HEALTH PROfessional Mobility in THe European Union.. (HEALTH PROMeTHEUS)
HEALTH PROfessional Mobility in THe European Union Study
Start date: Jan 1, 2009,
End date: Jun 30, 2012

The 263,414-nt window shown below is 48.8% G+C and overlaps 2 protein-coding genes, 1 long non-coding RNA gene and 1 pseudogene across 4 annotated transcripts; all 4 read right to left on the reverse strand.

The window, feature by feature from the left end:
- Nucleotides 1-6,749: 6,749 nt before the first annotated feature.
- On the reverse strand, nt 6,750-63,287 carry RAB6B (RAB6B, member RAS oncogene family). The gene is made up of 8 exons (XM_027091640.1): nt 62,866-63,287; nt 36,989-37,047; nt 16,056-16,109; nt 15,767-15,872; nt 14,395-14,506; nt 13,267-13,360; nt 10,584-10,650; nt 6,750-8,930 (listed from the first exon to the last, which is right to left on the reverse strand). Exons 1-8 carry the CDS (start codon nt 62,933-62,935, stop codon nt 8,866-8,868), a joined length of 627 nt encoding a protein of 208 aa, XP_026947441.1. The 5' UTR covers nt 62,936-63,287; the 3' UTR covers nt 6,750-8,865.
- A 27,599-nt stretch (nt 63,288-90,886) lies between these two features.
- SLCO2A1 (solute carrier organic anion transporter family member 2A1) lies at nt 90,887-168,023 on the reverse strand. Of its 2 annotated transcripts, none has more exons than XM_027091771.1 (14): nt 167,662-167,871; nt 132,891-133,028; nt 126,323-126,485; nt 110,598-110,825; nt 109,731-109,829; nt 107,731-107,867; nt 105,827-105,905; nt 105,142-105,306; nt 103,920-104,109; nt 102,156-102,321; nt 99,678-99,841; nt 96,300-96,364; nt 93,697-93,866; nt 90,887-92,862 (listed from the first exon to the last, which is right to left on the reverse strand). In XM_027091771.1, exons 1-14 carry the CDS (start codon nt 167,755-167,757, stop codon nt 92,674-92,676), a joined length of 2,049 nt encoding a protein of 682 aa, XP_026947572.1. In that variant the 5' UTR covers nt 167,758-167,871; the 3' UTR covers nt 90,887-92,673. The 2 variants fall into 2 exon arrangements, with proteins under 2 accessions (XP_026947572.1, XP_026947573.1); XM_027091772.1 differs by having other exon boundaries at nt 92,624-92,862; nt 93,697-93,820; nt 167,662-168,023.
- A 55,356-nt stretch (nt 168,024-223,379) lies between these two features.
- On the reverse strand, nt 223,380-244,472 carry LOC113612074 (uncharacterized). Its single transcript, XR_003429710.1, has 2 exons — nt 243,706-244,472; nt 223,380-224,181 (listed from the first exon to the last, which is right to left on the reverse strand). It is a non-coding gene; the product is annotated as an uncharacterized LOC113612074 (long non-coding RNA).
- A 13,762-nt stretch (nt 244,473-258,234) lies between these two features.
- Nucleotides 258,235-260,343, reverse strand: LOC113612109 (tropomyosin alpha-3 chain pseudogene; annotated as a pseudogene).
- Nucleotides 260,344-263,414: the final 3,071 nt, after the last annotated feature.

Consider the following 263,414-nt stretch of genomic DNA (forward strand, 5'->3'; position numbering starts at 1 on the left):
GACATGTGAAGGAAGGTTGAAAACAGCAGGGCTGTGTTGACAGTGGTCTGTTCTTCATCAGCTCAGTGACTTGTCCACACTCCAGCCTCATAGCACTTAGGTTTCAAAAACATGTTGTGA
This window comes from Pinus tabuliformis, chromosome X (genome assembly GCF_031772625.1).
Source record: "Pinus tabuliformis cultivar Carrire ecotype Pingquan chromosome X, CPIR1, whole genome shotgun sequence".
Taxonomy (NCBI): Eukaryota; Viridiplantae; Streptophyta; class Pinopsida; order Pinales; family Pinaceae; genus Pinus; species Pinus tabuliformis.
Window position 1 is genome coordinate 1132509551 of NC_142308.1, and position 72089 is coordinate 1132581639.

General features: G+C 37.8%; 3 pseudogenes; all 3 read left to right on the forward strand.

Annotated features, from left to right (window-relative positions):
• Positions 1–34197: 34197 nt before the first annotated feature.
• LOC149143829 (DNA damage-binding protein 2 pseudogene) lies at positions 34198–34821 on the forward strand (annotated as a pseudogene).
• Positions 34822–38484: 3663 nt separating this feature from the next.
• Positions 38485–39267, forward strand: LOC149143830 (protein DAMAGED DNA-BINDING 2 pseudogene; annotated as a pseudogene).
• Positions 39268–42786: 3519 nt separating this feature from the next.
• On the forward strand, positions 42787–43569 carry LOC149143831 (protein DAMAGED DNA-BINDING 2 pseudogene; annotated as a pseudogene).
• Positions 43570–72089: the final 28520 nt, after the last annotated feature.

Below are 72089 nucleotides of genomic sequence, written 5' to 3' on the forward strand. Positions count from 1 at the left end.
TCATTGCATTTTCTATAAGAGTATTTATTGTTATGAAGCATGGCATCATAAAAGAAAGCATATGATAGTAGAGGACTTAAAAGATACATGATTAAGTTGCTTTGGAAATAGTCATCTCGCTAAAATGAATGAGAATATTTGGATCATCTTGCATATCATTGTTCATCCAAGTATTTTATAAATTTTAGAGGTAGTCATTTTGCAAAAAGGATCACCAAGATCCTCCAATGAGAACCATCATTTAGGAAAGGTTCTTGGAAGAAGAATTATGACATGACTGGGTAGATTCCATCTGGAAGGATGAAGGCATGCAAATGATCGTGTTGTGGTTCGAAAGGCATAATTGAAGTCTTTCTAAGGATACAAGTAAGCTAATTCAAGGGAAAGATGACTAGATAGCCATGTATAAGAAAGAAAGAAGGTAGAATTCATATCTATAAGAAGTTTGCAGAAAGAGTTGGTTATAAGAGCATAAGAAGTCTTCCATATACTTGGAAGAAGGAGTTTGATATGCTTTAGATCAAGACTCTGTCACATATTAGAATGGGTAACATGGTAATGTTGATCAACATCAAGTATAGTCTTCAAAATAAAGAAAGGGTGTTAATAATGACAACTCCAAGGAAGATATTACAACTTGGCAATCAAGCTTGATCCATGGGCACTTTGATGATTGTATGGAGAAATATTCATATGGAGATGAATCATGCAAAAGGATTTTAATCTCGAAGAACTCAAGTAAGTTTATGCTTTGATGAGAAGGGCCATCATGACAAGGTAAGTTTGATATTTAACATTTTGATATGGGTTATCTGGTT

Health professionals have always moved to, from and within Europe for work and other reasons. However, concerns about the scale of movement and its impacts on health systems are increasing. New disease patterns, new technology and increasingly global markets have multiplied pressures on health systems. Policy makers and managers need to respond but do not know enough about what is happening. EHMA and European Observatory on Health Systems and Policies are leading a multi-disciplinary team to address this information gap. 11 partners from 8 EU MS with 24 country correspondents / informants will provide missing data, an understanding of drivers for movement, and insights into mobility’s impact on health system access quality and sustainability. They will address 6 key objectives by answering the questions •How much professional mobility is there? •What is it about countries, health systems and people that encourage professionals to move? •What does mobility do to systems, professionals and patients? •What policy responses make a difference? •What are the future challenges? •What can decision makers do? This project progresses beyond the state of art by providing comprehensive maps of professional mobility and 19 country case studies. It will also capture and assess effective responses. Recommendations will be framed for policy makers and managers and reflect the likelihood of future change. They will emphasize accessible options and implementation of initiatives to recruit, integrate or retain staff. This project is timely, particularly given the complex risks and benefits of a fluid workforce, EU growth and the sometimes competing agendas of Lisbon and a Social Europe. The project will mix methods from quantitative data analysis to focus groups considering the international, national, regional and institutional levels; to best answer the questions above; and generate advice for stronger, more appropriate human resource policies.
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